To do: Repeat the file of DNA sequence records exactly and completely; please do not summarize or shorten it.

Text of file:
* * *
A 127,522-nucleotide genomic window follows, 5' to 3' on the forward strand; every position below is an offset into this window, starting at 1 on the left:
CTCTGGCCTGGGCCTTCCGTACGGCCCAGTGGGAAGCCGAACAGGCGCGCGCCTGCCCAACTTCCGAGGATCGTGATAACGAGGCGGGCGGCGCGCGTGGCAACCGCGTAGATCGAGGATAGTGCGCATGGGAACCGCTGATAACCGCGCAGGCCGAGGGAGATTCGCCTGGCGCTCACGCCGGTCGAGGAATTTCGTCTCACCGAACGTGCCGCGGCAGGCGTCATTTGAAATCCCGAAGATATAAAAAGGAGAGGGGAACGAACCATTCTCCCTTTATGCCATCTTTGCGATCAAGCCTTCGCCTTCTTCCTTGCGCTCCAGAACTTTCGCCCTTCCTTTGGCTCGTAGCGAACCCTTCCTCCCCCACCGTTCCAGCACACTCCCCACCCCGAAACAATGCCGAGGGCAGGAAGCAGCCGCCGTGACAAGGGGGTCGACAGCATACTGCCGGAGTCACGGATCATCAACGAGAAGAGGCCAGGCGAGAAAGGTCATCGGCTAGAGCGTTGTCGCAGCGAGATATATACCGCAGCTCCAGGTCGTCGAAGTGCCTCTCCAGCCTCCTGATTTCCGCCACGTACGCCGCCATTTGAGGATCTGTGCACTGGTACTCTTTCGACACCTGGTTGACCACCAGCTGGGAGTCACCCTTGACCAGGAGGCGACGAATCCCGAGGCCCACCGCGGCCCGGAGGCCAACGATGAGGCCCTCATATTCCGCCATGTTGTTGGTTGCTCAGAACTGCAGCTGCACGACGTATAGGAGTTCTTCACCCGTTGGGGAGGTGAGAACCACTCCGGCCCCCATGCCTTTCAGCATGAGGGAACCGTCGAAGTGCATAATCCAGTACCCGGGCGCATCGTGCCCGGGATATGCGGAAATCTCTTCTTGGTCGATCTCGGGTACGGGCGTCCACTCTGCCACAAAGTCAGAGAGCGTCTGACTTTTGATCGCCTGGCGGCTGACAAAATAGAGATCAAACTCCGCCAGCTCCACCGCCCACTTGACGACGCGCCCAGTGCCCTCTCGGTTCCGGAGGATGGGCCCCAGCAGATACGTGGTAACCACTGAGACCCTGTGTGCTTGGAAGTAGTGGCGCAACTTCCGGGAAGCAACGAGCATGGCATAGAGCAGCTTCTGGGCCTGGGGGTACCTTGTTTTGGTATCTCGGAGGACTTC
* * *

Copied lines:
A 127,522-nucleotide genomic window follows, 5' to 3' on the forward strand; every position below is an offset into this window, starting at 1 on the left:
CTCTGGCCTGGGCCTTCCGTACGGCCCAGTGGGAAGCCGAACAGGCGCGCGCCTGCCCAACTTCCGAGGATCGTGATAACGAGGCGGGCGGCGCGCGTGGCAACCGCGTAGATCGAGGATAGTGCGCATGGGAACCGCTGATAACCGCGCAGGCCGAGGGAGATTCGCCTGGCGCTCACGCCGGTCGAGGAATTTCGTCTCACCGAACGTGCCGCGGCAGGCGTCATTTGAAATCCCGAAGATATAAAAAGGAGAGGGGAACGAACCATTCTCCCTTTATGCCATCTTTGCGATCAAGCCTTCGCCTTCTTCCTTGCGCTCCAGAACTTTCGCCCTTCCTTTGGCTCGTAGCGAACCCTTCCTCCCCCACCGTTCCAGCACACTCCCCACCCCGAAACAATGCCGAGGGCAGGAAGCAGCCGCCGTGACAAGGGGGTCGACAGCATACTGCCGGAGTCACGGATCATCAACGAGAAGAGGCCAGGCGAGAAAGGTCATCGGCTAGAGCGTTGTCGCAGCGAGATATATACCGCAGCTCCAGGTCGTCGAAGTGCCTCTCCAGCCTCCTGATTTCCGCCACGTACGCCGCCATTTGAGGATCTGTGCACTGGTACTCTTTCGACACCTGGTTGACCACCAGCTGGGAGTCACCCTTGACCAGGAGGCGACGAATCCCGAGGCCCACCGCGGCCCGGAGGCCAACGATGAGGCCCTCATATTCCGCCATGTTGTTGGTTGCTCAGAACTGCAGCTGCACGACGTATAGGAGTTCTTCACCCGTTGGGGAGGTGAGAACCACTCCGGCCCCCATGCCTTTCAGCATGAGGGAACCGTCGAAGTGCATAATCCAGTACCCGGGCGCATCGTGCCCGGGATATGCGGAAATCTCTTCTTGGTCGATCTCGGGTACGGGCGTCCACTCTGCCACAAAGTCAGAGAGCGTCTGACTTTTGATCGCCTGGCGGCTGACAAAATAGAGATCAAACTCCGCCAGCTCCACCGCCCACTTGACGACGCGCCCAGTGCCCTCTCGGTTCCGGAGGATGGGCCCCAGCAGATACGTGGTAACCACTGAGACCCTGTGTGCTTGGAAGTAGTGGCGCAACTTCCGGGAAGCAACGAGCATGGCATAGAGCAGCTTCTGGGCCTGGGGGTACCTTGTTTTGGTATCTCGGAGGACTTC